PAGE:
FIG. 4 is a sectional view taken along the line IV--IV of FIG. 3;
FIG. 5 is a perspective view of a cryopanel surrounding a sample in the apparatus of the present invention;
FIGS. 6 and 7 are sectional views respectively showing different evacuation systems used for evacuating a primary ion beam path in the apparatus of the present invention; and
FIGS. 8 and 9 are respectively sectional views for explaining a material of the cryopanel used in the quantitative secondary ion mass spectrometer of the present invention.
The present invention will be described hereinafter with reference to the accompanying drawings. Note that in the drawings, the same reference numerals denote the same parts.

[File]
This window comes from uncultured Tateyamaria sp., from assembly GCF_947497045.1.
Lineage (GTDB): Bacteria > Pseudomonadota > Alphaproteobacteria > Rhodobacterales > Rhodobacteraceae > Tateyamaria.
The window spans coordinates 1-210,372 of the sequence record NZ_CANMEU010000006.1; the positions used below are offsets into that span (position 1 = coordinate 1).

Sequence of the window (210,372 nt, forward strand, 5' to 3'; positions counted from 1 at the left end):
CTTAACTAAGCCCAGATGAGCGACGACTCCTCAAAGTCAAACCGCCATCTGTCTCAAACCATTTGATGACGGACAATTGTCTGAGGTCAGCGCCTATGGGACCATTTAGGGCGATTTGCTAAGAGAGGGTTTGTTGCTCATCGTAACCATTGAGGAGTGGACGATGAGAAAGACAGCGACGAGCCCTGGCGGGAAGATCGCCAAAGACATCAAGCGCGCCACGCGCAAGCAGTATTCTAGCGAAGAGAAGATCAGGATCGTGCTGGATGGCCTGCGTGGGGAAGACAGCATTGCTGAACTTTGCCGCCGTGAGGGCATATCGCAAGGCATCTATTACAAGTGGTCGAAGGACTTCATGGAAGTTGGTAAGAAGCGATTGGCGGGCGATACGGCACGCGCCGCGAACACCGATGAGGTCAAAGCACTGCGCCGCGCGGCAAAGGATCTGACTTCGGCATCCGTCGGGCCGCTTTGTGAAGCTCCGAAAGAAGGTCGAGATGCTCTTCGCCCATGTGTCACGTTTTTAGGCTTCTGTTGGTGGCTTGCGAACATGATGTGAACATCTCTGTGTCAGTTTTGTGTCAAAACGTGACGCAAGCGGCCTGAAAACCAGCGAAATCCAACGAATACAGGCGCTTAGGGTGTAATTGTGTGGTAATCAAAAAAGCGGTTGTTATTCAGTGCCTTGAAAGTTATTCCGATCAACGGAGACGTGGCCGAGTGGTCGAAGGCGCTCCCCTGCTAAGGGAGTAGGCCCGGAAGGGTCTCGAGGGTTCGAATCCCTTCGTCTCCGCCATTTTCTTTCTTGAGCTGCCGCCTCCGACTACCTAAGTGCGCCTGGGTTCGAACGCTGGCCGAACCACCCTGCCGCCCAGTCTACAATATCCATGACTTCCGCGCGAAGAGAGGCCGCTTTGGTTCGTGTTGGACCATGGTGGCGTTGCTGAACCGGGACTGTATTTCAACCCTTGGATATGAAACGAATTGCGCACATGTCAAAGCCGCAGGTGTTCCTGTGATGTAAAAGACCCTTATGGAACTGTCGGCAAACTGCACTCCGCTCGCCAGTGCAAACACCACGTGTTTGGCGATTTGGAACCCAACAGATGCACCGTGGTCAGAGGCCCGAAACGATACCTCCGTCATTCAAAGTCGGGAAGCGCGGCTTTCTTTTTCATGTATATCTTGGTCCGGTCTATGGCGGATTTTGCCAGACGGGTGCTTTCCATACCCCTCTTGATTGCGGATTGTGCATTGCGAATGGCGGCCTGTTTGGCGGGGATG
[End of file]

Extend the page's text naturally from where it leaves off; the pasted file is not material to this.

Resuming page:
FIG. 3 shows an example of an apparatus for quantitative secondary ion mass spectrometry of the present invention. The apparatus 10 comprises a cylindrical chamber body 11 made of a material (e.g., stainless steel) which can withstand a high baking temperature of, e.g., 250 more. A flange portion 11b at an open end portion 11a of the chamber body 11 is connected to an ultrahigh vacuum evacuation pump, e.g., an ion pump 12. An ion pump evacuates the interior of the chamber body 11 to an ultrahigh vacuum in the following manner. Electrons generated upon application of a high voltage and helically moving in a high-intensity magnetic field ionize gas molecules so as to cause them to be attracted to a cathode or to propell them by electrodes into an auxiliary pump or ion trap. A pump of this type is well known to those skilled in the art.